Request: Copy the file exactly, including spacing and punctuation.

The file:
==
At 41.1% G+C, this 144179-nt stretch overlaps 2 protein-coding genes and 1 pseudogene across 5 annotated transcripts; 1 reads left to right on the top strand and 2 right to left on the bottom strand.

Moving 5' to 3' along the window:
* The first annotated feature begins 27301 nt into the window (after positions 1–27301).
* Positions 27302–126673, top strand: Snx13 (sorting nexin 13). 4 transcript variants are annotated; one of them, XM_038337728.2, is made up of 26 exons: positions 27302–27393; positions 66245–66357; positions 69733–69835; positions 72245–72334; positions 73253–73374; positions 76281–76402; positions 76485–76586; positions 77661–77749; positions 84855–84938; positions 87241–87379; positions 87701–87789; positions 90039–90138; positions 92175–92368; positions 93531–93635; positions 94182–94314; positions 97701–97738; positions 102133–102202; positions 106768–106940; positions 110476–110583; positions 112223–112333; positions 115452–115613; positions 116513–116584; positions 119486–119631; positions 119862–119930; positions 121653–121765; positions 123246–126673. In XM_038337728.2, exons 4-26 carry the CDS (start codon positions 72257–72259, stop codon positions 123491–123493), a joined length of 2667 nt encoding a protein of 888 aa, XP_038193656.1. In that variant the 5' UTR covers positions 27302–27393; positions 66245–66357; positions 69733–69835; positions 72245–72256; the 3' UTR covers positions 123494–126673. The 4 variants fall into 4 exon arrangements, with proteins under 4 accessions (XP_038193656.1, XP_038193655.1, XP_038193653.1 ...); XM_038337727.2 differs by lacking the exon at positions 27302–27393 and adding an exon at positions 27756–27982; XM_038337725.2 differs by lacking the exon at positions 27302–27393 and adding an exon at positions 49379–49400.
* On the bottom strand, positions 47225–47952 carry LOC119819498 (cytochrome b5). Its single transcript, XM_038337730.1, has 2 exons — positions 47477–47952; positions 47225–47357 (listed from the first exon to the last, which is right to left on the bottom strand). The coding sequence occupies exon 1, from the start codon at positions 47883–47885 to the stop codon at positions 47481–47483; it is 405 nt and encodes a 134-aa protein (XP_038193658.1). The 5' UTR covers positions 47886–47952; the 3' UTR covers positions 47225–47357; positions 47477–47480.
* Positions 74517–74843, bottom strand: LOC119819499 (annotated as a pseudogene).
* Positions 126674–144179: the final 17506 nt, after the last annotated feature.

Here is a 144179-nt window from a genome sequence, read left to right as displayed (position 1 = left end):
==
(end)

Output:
At 41.1% G+C, this 144179-nt stretch overlaps 2 protein-coding genes and 1 pseudogene across 5 annotated transcripts; 1 reads left to right on the top strand and 2 right to left on the bottom strand.

Moving 5' to 3' along the window:
* The first annotated feature begins 27301 nt into the window (after positions 1–27301).
* Positions 27302–126673, top strand: Snx13 (sorting nexin 13). 4 transcript variants are annotated; one of them, XM_038337728.2, is made up of 26 exons: positions 27302–27393; positions 66245–66357; positions 69733–69835; positions 72245–72334; positions 73253–73374; positions 76281–76402; positions 76485–76586; positions 77661–77749; positions 84855–84938; positions 87241–87379; positions 87701–87789; positions 90039–90138; positions 92175–92368; positions 93531–93635; positions 94182–94314; positions 97701–97738; positions 102133–102202; positions 106768–106940; positions 110476–110583; positions 112223–112333; positions 115452–115613; positions 116513–116584; positions 119486–119631; positions 119862–119930; positions 121653–121765; positions 123246–126673. In XM_038337728.2, exons 4-26 carry the CDS (start codon positions 72257–72259, stop codon positions 123491–123493), a joined length of 2667 nt encoding a protein of 888 aa, XP_038193656.1. In that variant the 5' UTR covers positions 27302–27393; positions 66245–66357; positions 69733–69835; positions 72245–72256; the 3' UTR covers positions 123494–126673. The 4 variants fall into 4 exon arrangements, with proteins under 4 accessions (XP_038193656.1, XP_038193655.1, XP_038193653.1 ...); XM_038337727.2 differs by lacking the exon at positions 27302–27393 and adding an exon at positions 27756–27982; XM_038337725.2 differs by lacking the exon at positions 27302–27393 and adding an exon at positions 49379–49400.
* On the bottom strand, positions 47225–47952 carry LOC119819498 (cytochrome b5). Its single transcript, XM_038337730.1, has 2 exons — positions 47477–47952; positions 47225–47357 (listed from the first exon to the last, which is right to left on the bottom strand). The coding sequence occupies exon 1, from the start codon at positions 47883–47885 to the stop codon at positions 47481–47483; it is 405 nt and encodes a 134-aa protein (XP_038193658.1). The 5' UTR covers positions 47886–47952; the 3' UTR covers positions 47225–47357; positions 47477–47480.
* Positions 74517–74843, bottom strand: LOC119819499 (annotated as a pseudogene).
* Positions 126674–144179: the final 17506 nt, after the last annotated feature.

Here is a 144179-nt window from a genome sequence, read left to right as displayed (position 1 = left end):